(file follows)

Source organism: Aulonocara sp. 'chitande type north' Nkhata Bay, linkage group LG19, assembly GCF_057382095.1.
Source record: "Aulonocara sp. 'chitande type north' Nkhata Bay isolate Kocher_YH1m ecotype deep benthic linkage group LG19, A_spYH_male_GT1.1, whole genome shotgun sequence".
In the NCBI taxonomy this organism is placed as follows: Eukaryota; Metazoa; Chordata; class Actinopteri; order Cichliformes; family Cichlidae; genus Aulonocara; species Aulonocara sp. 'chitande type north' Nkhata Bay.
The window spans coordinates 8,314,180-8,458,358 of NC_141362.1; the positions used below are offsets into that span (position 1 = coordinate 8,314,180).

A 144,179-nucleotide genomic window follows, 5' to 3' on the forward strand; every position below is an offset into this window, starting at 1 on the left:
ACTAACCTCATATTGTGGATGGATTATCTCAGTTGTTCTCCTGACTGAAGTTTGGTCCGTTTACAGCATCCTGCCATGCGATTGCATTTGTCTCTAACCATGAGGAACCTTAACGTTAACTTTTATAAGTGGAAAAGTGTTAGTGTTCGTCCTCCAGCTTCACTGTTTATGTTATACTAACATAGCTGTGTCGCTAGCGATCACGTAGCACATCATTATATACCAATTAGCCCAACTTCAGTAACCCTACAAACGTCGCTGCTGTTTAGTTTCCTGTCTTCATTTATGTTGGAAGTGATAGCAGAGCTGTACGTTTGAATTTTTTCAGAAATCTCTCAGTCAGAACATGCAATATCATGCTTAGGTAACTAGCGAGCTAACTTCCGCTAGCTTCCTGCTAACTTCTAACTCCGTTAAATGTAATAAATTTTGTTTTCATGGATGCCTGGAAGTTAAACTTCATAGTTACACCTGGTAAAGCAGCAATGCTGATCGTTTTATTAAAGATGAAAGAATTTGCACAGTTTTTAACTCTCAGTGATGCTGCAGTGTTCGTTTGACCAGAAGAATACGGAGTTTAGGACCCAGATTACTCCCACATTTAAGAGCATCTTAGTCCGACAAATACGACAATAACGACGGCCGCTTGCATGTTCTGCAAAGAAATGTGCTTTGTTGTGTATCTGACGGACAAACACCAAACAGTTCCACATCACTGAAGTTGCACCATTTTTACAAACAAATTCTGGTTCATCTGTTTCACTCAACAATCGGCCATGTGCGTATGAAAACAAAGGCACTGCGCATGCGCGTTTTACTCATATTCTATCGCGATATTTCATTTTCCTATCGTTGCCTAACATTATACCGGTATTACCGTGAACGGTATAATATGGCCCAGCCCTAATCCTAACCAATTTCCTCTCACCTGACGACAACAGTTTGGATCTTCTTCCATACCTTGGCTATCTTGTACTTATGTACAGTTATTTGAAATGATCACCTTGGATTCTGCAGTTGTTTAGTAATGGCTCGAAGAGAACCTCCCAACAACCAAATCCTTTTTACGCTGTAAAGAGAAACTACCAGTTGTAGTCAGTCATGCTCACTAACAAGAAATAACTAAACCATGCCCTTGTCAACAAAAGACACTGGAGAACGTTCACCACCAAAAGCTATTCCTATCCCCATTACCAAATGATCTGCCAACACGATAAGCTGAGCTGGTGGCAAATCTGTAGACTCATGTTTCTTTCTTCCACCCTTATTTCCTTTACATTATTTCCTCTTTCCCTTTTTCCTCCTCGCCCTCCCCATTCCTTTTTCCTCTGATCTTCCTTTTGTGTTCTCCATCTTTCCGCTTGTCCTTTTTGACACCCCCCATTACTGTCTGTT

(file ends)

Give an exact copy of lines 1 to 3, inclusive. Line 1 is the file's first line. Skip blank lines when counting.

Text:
Source organism: Aulonocara sp. 'chitande type north' Nkhata Bay, linkage group LG19, assembly GCF_057382095.1.
Source record: "Aulonocara sp. 'chitande type north' Nkhata Bay isolate Kocher_YH1m ecotype deep benthic linkage group LG19, A_spYH_male_GT1.1, whole genome shotgun sequence".
In the NCBI taxonomy this organism is placed as follows: Eukaryota; Metazoa; Chordata; class Actinopteri; order Cichliformes; family Cichlidae; genus Aulonocara; species Aulonocara sp. 'chitande type north' Nkhata Bay.